Well, here is one of those describing Samoa letters. At this point, I'm used to the food pretty much.
I'm pretty used to finding flies in my Koko and the occasional hair in my Saimini ;)
I live in a small house/shack think on a family's land. Elder Mo'o and my pieces of foam are right next to each other. We have some mats, a couple of chairs, mosquito nets, a fridge and that's about it. Food isn't really a personal thing here. If it's in the fridge, it's fair game!
Culture is very different. cool, but different. For such a humble people, they are also very proud. Walking on someone's land we have to say a speech. Going into a fale, another speech. After Fofoga, another speech. Always have your legs crossed, never pointing at someone. When you pass food or go in front of someone you have to say "Tulou" or in English, "excuse me.
The language is hard...The order doesn't make sense in English. The translation often doesn't mean the same thing. Samoan has many words that have multiple meaning for the same word. T's turn to K's when you are speaking in a more informal tone, and you must know when to be formal and when not to. For example, "Sa ou tala'i i le nu'u a FaleLatai" would turn into, "Sa ou kala'i i le nu'u o Falelakai," depending on who I'm talking to. I'm getting better, but it's not easy for me like Spanish was. In fact, Spanish gets in the way a lot haha. I often try to think of the Samoan word, but the Spanish word comes to mind.
Missionary service is different out here. Everyone lets us into their home. But only a few are interested in what we have to say. Difficult sometimes to see if they are actually interested or not. It is extremely religious here, but there isn't a freedom of religion. Some villages, it is Fa'a Sa (forbidden) for Faifeau talai (missionaries) to proselyte. Other villages you have to be Catholic or you can't live in the village. Frustrating sometimes, but not much to be done.
I do bucket laundry every Monday. It's a process, but I'm getting better at it. Everyone tries to give us free stuff here. They believe they receive blessing for it. Service can be difficult. No one wants us to serve them , so sometimes even if they say no- we do it.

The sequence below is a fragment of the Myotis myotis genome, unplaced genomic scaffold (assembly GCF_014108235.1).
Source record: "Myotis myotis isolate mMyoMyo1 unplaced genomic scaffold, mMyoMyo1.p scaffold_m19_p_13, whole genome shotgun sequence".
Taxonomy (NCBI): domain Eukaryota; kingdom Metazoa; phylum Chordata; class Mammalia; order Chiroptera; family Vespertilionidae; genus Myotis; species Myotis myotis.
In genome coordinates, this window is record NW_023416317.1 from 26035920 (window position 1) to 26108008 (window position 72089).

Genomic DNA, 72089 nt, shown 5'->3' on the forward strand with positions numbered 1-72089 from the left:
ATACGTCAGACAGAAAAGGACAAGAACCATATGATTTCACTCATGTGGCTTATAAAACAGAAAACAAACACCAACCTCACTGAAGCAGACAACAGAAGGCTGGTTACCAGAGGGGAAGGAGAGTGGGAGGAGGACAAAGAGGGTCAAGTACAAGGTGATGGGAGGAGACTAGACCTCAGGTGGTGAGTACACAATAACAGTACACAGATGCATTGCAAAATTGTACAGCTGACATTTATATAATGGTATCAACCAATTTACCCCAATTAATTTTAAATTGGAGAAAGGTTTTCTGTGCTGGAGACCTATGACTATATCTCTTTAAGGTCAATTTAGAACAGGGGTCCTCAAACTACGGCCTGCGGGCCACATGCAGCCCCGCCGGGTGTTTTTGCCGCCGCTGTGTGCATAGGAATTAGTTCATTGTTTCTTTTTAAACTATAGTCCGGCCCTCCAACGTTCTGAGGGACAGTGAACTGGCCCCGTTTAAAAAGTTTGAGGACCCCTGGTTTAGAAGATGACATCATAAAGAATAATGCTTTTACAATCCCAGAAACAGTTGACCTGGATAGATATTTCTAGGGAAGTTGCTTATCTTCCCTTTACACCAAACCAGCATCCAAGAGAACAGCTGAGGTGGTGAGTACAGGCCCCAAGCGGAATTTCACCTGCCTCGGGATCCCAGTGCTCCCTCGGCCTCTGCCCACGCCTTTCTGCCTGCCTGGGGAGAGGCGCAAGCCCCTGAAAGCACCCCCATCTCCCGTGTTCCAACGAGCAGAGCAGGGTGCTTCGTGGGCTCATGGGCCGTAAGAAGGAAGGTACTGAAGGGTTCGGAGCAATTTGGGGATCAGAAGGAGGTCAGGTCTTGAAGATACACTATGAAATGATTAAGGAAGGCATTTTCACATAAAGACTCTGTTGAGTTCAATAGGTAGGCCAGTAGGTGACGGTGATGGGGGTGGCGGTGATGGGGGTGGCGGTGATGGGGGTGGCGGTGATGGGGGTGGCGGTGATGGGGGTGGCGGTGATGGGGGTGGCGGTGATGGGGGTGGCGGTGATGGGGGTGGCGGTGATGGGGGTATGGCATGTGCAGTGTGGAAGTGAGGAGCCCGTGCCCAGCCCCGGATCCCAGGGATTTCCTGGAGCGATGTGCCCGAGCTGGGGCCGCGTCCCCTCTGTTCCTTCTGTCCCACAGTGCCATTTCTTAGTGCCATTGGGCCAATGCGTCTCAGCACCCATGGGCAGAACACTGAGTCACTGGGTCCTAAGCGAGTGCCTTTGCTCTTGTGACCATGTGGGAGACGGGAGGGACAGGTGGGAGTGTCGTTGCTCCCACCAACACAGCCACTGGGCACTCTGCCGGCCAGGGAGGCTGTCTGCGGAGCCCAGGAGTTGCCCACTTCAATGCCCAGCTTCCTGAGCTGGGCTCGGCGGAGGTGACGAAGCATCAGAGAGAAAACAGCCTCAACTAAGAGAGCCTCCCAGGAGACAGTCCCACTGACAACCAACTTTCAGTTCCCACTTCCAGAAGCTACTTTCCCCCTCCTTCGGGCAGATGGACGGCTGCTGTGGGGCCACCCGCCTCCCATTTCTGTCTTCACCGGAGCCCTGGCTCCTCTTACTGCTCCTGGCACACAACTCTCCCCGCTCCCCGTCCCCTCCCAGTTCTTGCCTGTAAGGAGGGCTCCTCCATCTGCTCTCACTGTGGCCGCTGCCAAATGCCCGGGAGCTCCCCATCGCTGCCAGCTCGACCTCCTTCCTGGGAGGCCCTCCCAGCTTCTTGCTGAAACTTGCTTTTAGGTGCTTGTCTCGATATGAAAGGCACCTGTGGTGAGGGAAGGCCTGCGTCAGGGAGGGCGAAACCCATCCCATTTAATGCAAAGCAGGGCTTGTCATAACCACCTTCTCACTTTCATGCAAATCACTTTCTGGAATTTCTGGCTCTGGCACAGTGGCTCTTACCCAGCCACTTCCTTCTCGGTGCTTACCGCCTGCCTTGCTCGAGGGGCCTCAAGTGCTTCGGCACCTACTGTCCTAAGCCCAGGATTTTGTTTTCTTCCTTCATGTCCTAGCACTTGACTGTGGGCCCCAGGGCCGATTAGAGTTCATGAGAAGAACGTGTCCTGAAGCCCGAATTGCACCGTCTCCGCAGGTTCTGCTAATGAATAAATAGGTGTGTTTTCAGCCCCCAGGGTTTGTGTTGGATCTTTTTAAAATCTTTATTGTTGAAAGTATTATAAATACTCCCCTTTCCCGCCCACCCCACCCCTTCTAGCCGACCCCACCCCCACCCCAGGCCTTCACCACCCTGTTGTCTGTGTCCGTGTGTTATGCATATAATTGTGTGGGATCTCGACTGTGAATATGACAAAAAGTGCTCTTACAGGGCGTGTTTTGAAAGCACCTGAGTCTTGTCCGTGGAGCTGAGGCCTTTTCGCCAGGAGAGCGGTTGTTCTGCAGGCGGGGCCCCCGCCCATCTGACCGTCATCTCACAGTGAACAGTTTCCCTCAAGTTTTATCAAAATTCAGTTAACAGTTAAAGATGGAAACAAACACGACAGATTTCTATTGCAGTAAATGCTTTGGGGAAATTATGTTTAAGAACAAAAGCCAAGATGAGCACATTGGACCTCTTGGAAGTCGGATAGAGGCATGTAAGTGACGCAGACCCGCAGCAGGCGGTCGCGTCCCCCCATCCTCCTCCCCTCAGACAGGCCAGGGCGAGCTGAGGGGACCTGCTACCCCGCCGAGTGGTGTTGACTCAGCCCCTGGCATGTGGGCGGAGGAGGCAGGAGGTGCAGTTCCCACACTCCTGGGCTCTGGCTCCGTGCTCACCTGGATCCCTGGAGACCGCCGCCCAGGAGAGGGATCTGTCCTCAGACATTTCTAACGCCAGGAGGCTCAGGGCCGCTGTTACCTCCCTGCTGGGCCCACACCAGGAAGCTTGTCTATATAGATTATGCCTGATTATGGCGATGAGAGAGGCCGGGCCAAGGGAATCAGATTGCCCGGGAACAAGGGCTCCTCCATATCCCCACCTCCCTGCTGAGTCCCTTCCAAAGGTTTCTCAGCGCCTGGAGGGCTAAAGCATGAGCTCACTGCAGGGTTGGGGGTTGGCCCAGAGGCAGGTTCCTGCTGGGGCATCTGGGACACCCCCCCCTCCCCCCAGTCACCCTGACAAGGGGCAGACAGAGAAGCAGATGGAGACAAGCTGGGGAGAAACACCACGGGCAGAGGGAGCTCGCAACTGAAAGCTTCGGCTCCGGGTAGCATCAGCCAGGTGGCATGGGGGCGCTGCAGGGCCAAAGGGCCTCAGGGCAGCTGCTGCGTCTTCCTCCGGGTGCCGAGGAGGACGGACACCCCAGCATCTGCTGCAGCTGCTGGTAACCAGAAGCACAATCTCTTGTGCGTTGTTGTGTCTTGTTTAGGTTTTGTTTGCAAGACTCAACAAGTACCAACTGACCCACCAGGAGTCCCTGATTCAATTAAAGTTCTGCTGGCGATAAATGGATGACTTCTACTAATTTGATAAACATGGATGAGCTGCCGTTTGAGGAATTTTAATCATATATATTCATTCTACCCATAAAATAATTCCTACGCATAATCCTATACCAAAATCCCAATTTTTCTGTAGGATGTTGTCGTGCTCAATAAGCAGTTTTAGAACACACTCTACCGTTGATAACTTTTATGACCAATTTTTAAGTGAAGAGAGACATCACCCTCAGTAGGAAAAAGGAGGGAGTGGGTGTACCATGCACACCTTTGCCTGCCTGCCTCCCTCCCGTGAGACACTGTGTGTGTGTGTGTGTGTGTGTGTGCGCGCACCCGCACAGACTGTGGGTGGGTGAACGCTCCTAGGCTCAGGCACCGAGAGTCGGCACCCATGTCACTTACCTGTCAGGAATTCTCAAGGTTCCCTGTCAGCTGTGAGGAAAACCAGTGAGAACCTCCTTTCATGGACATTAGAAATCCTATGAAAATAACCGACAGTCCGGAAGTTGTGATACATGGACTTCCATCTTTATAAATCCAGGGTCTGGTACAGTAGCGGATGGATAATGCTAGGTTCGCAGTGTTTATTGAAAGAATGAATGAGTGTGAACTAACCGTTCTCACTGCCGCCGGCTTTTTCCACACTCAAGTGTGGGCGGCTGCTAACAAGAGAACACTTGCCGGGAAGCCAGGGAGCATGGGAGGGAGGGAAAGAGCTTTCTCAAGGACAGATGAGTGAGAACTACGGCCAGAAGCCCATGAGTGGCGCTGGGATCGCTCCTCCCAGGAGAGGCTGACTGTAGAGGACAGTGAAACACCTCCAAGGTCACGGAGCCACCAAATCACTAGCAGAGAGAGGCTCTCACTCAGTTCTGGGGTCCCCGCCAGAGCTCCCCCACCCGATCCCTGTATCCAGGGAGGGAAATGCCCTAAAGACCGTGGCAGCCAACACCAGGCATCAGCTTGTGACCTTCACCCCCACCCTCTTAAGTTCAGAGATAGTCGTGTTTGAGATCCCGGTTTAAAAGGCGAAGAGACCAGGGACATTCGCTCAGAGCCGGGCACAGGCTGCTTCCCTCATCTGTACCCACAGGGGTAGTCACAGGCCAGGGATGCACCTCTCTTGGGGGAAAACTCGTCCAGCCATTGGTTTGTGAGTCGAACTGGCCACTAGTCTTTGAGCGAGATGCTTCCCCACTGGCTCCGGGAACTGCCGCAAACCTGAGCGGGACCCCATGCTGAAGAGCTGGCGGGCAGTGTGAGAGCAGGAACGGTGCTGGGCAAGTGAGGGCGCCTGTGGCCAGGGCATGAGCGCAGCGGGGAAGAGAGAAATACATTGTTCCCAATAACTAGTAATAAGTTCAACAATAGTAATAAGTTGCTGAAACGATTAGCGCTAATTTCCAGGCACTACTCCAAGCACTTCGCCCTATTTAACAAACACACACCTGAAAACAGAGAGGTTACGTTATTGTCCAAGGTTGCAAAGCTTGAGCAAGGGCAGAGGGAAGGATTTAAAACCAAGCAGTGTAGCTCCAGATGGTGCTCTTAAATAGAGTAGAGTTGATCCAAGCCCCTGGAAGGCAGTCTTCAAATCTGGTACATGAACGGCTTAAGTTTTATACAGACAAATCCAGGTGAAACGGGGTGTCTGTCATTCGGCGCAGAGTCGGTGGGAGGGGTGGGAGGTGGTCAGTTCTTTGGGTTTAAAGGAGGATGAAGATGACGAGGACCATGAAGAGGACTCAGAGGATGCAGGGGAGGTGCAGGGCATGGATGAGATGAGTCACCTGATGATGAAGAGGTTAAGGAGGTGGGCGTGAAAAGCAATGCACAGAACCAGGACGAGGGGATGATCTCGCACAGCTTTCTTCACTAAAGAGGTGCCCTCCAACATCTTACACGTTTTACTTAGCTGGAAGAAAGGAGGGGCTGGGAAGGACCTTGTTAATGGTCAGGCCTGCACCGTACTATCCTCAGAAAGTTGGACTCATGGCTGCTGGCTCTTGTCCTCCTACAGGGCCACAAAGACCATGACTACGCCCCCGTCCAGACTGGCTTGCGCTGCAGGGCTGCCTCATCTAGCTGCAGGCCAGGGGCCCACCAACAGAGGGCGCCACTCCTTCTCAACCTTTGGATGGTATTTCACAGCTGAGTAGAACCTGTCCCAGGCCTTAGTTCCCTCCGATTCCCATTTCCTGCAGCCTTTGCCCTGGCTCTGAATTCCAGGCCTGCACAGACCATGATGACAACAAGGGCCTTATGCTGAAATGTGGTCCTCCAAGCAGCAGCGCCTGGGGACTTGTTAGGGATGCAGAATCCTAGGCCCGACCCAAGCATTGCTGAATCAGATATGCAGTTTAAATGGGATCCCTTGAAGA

Days I love it here. Others I can't wait to be home. But I know I need to be here. By now you've probably gotten my last letter. i've had a lot of feelings of inadequacy out here. Mostly language and culture. At times, I can honestly say I've considered coming home. But then, there are those days when I give an entire family a blessing, or when i see the light in investigator's eyes and I think it's absolutely worth it. I've done hard things before: trek, Hamilton Football, etc. This is by far the hardest. However I can say with all honesty that it is the most rewarding. I want time to go faster, but I know that I need to enjoy this opportunity.
I love and miss you all so much. Writing these letters are always very bittersweet for me. i look forward to the day when I return home with honor-knowing that I truly was an instrument in the Lord's hands. The gospel is so true. Go forth and bodily declare it. Nothing in this life will bring greater happiness.
Ou te alofa ia te outou. E mumua, ona ou sii le viiga ma le faa'fetai i lo tatou
Tama Fa'alelagi noa lenei avanoa e fa'asoa atu lenei molimau. Ou te iloa emoni lene:
Ekulesia. Ou te iloa o Ieso Keriso o le Faaola o le Lalolagi. ou te molimau atu afai outou
faitau le Tusi a Mamona aso uma, olea outuu mava pota ma mava se laona filemu.
Ou te ioloa o Thomas . Monson o se perofeta moni.
Ou te ilou emoni le Togiola ou te molimau atu o le Togiola emafai ai ona.
Tatau Sa'olato mai agasala. Ou te molinau atu a fai outou usiusitai a le poloaiga, olea outou maua fa'amanuiaga. I le suafa o le alo o le Atua, Iesu Keriso, Amene.